Harakat Hazm Syria US-Backed Rebels
Fighters from Harakat Hazm are seen in Aleppo's Sheikh Said district. The group has announced its dissolution.Reuters

US efforts to increase moderate rebels' influence in Syria have suffered a major setback, as one of the main Washington-supported groups disbanded after suffering a military defeat by al-Qaeda affiliates.

Harakat Hazm announced its dissolution after the Nusra Front captured its headquarters in the Aleppo province. The secular militia said its fighters were to join the Levant Front, an Aleppo-based rebel coalition including Islamist groups, to avoid further "bloodshed".

The move came after the Nusra Front, al-Qaeda's official affiliate in Syria, overran Base 46, a former government military facility in the town Atarib, where Harakat Hazm had its main operations.

Harakat Hazm had been supplied advanced US weaponry, which is now feared to have fallen into the hands of jihadist militants. Nusra Front fighters claimed on social media that, with the base, they had also seized heavy weapons, including TOW anti-tank missiles and other US provisions, according to the Washington Post.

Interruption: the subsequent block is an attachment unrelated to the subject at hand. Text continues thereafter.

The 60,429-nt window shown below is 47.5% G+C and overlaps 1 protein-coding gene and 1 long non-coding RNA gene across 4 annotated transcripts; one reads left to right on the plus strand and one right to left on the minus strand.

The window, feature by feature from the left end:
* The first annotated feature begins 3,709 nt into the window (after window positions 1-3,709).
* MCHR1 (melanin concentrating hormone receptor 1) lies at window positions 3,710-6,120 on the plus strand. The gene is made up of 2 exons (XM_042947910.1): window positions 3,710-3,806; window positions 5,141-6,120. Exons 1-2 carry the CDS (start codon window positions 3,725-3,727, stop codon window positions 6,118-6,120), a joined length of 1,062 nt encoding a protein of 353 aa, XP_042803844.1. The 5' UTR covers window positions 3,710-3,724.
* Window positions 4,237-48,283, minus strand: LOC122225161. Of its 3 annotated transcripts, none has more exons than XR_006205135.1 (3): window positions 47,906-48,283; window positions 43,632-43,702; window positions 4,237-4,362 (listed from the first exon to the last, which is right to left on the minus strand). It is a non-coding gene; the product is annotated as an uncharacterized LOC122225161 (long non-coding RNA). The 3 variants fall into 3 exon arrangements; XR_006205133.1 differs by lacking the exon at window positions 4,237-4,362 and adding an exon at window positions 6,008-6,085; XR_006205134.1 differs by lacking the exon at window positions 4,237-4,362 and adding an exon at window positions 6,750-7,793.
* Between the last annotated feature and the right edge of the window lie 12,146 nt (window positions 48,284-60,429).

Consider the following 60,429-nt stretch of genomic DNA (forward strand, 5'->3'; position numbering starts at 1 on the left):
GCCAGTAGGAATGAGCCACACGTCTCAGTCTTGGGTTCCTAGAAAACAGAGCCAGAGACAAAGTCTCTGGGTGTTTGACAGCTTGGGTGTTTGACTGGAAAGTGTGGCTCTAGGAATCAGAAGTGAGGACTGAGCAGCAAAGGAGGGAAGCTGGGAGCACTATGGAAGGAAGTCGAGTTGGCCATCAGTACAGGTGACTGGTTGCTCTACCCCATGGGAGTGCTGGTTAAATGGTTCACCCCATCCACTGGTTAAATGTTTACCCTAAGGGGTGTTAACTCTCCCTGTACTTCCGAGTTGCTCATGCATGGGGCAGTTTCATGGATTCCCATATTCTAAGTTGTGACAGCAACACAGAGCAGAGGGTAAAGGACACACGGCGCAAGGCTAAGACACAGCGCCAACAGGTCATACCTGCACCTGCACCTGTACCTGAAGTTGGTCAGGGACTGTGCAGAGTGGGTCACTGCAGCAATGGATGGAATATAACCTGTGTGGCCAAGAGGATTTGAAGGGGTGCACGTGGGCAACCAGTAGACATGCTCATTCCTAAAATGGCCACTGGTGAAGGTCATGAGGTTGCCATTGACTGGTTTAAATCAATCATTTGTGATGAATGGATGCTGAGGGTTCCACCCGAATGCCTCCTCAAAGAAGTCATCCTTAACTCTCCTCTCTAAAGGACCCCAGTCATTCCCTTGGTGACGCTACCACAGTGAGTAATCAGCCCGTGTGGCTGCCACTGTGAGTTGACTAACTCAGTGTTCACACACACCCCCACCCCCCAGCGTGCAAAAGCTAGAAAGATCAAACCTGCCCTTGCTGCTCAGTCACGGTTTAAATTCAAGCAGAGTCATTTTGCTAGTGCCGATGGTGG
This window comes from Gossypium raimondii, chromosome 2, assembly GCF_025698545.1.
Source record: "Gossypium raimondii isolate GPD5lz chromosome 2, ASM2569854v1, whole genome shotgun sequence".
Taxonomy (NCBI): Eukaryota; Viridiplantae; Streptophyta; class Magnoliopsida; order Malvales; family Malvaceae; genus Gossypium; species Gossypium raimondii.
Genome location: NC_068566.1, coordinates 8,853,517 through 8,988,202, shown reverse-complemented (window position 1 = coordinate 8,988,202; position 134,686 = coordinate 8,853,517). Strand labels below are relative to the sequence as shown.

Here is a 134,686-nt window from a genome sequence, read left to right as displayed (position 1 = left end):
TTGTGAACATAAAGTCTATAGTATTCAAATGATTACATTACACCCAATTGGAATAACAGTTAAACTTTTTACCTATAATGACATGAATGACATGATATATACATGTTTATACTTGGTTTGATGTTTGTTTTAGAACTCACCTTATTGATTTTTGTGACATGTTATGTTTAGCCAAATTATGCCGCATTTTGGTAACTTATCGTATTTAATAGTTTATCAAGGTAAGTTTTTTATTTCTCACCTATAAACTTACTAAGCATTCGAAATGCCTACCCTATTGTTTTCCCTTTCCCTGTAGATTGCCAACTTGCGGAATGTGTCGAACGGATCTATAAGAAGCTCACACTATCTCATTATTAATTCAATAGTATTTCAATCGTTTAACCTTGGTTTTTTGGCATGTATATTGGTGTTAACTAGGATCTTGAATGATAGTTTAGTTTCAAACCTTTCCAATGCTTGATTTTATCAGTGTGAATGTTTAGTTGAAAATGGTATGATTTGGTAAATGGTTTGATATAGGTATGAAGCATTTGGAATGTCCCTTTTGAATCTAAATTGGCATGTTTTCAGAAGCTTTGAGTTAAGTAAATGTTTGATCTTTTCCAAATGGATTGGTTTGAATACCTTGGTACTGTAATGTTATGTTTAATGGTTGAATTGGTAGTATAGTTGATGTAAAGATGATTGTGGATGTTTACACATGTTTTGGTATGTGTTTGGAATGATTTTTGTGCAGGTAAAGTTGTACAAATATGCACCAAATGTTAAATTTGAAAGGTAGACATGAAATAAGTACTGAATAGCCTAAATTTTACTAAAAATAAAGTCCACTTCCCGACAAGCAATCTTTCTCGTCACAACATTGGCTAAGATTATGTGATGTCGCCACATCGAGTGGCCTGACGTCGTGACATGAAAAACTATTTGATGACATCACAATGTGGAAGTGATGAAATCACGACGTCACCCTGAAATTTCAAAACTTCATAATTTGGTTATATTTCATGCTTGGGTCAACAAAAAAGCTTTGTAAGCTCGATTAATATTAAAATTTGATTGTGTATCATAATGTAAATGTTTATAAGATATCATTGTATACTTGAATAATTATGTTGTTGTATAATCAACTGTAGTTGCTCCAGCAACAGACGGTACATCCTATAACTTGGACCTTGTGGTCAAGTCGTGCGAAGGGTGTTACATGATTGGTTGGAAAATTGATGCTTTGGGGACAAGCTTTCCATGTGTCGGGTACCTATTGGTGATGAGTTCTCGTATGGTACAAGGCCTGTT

The group had boasted a similar booty after it routed Harakat Hazm and its allies of the Syrian Revolutionaries Front (SFR) from Jabal al-Zawiya, Idlib province, in November 2014.

After capturing Base 46 it also issued a statement saying they had taken an unspecified number of Harakat Hazm fighters captive and they were to "be punished according to Sharia."

"We are going to pursuit the leaders of this criminal gang until they get penalty for their oppression," the statement said, according to the Syrian Observatory for Human Rights (SOHR).

Washington relied on Harakat Hazm to counter Islamic State (Isis) militants on the ground in Syria, complementing its air strikes. American support proved to be a double-edged sword for the group, as it turned its fighters into a direct target of the Nusra Front, which is listed by the US as a terrorist organisation.

In addition, Harakat Hazm's leadership recently lamented the US had heavily scaled back its funding. Reasons for the reduction partially laid in the group's inability to stand up to the jihadists and its increased coordination with the Levant Front, which is distrusted by Washington due to its mixed composition including radical Islamic militias, a State Department official told The Daily Beast.

Some of Harakat Hazm fighters were among those expected to take part in a US-backed military training program for moderate rebels to start in the coming weeks in Turkey.